Regina's historic buildings and precincts


Regina's historic buildings and precincts

had established the site of his considerable landholdings as the site of his Territorial Capital. [Pierre Berton, "The Last Spike: The Great Railway, 1881-1885". Toronto: McClelland & Stewart, 1971, p.115.] With latter day eclipse of the railways in favour of highway trucking the Warehouse District has lost its original purpose. In recent years the Warehouse District has incrementally been transformed into an interesting shopping and residential precinct.

The Assiniboia Club on Victoria Avenue has long since ceased to be an élite men's club and continues in use as a restaurant; the former Anglican Diocesan property is now being intelligently developed along commercial lines with the historic buildings jealously retained. Significant historic buildings and precincts include the following.

Government

Federal

. The building was replaced as a post office in 1956 by the current post office on Saskatchewan Drive (formerly South Railway Street). ["The First 50: 1990–1959" (brochure), Regina Public Library, 1959. Regina Public Library: History. Online at www.rpl.regina.sk.ca.]

and the 1963 Saskatchewan Power Building, also on Victoria Avenue, were, with the Provincial Legislative Building and the spires of Holy Rosary Roman Catholic Cathedral, the only high-rise structures in the city and were visible from many miles' distance as one approached Regina by road from any direction.

Territorial

roofed Administration Building, a Provincial Heritage Property, remains standing; it was restored in 1979 and currently houses an entertainment troupe. [Nilson, Ralph. "Discover Saskatchewan: A Guide to Historic Sites". Regina: Canadian Plains Research Centre, 1998).]

Government House on Dewdney Avenue was completed in 1891 as the vice-regal residence for the Lieutenant-Governor of the North-West ("sic") Territories, replacing the first Government House on the present site of Luther College farther west on Dewdney Avenue. It was the first electrified residence in the Territories and remained the residence of the Lieutenant-Governor of the North-West (later Northwest) Territories and, after the creation of the province of Saskatchewan, of the province until 1945; latterly, with increasing historical sensibility among the general public, it has been restored to its former use as a vice-regal mansion, albeit only for public functions and not as a residence per se. [Hryniuk, Margaret. "A Tower of Attraction": An Illustrated History of Government House, Regina, Saskatchewan." Regina: Government House Historical Society/Canadian Plains Research Centre, 1991).]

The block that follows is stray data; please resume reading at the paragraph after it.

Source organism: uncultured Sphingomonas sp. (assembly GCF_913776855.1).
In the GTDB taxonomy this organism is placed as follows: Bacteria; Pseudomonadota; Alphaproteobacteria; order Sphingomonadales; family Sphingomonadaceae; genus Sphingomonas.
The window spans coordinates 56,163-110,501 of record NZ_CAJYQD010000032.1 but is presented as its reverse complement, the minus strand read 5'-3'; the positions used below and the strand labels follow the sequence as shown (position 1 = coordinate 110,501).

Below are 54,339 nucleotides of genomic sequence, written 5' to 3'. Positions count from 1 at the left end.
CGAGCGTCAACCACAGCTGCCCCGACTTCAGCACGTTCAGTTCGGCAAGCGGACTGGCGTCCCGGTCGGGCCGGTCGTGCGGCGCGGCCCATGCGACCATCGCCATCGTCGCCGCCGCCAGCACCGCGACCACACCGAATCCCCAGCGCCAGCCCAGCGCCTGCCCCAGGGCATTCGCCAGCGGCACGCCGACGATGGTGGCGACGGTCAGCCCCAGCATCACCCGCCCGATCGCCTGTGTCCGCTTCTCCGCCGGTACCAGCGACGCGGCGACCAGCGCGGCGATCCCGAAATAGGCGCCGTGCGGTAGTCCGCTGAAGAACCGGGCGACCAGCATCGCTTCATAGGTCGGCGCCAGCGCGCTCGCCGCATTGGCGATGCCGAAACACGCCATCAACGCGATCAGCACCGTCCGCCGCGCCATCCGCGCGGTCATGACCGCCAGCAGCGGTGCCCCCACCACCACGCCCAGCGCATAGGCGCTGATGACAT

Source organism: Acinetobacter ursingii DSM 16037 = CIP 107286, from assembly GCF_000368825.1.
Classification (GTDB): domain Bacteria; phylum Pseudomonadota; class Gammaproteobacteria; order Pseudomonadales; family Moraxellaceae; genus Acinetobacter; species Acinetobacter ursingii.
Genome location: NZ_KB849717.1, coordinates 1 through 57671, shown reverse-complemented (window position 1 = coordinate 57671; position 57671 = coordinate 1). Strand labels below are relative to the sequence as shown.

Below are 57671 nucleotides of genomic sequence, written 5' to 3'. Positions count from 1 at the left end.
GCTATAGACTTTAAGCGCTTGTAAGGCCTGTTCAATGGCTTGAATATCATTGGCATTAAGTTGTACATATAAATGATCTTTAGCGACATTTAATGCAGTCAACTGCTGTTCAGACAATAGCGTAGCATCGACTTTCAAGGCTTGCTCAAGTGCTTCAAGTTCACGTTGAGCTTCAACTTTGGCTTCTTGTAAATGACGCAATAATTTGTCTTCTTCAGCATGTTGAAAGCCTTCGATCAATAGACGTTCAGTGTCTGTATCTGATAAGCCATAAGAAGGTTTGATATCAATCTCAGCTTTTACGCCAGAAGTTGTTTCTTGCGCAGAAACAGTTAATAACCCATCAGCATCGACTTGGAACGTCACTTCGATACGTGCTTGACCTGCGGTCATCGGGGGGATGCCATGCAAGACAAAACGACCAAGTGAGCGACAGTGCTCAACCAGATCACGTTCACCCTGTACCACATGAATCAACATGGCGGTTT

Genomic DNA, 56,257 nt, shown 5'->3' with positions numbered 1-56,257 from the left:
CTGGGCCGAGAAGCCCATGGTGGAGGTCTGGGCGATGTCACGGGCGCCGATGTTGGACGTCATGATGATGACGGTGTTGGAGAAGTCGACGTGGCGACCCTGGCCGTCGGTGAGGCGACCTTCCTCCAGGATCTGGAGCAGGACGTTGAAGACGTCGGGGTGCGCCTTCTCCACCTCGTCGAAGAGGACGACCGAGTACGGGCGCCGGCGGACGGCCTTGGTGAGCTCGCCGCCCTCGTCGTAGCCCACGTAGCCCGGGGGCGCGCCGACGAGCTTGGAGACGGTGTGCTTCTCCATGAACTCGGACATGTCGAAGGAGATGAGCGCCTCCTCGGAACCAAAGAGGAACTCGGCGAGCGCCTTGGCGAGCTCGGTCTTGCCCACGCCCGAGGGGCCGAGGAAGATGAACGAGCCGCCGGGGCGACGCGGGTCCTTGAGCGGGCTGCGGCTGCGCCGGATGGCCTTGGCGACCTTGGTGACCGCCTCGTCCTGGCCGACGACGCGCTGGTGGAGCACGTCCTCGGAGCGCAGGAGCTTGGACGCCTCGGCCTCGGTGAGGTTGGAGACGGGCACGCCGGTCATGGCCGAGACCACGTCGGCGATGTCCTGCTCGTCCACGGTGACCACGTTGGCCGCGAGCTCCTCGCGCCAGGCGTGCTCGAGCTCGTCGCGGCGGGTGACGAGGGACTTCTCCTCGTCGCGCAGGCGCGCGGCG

of the North-West ("sic") Territories and then of Saskatchewan was built in 1894 on the northwest corner of Hamilton Street and Victoria Avenue. [Drake, Earl G. "Regina, the Queen City". Toronto: McClelland & Stewart, 1955.] At that time the North-West Territories and later the province of Saskatchewan's superior court was the Supreme Court itself: the appellate court was not separately constituted but consisted of an ad hoc "full court" of the Supreme Court, a panel of Supreme Court justices struck from time to time for the purpose of hearing appeals from the trial court.

In 1918 the "The Court of Appeal Act" and "The King’s Bench Act" abolished the Supreme Court, separately constituted the Court of Appeal and established the Court of Kings Bench (or Queens Bench during reigns of female monarchs) as a trial court without appellate jurisdiction. [ [http://www.sasklawcourts.ca/default.asp?pg=ca_about Courts of Saskatchewan website.] Retrieved 13 June 2007.] The 1894 building was replaced in 1965 by the current courthouse on Victoria Avenue between Lorne and Hamilton Streets. The Avord Tower now stands on the site of the Supreme Court building. As with the 1962 Regina Public Library, the keystone of the original building is on the front lawn of the current courthouse as a decorative feature. [Regina Court House Official Opening (brochure), 1961.]

Provincial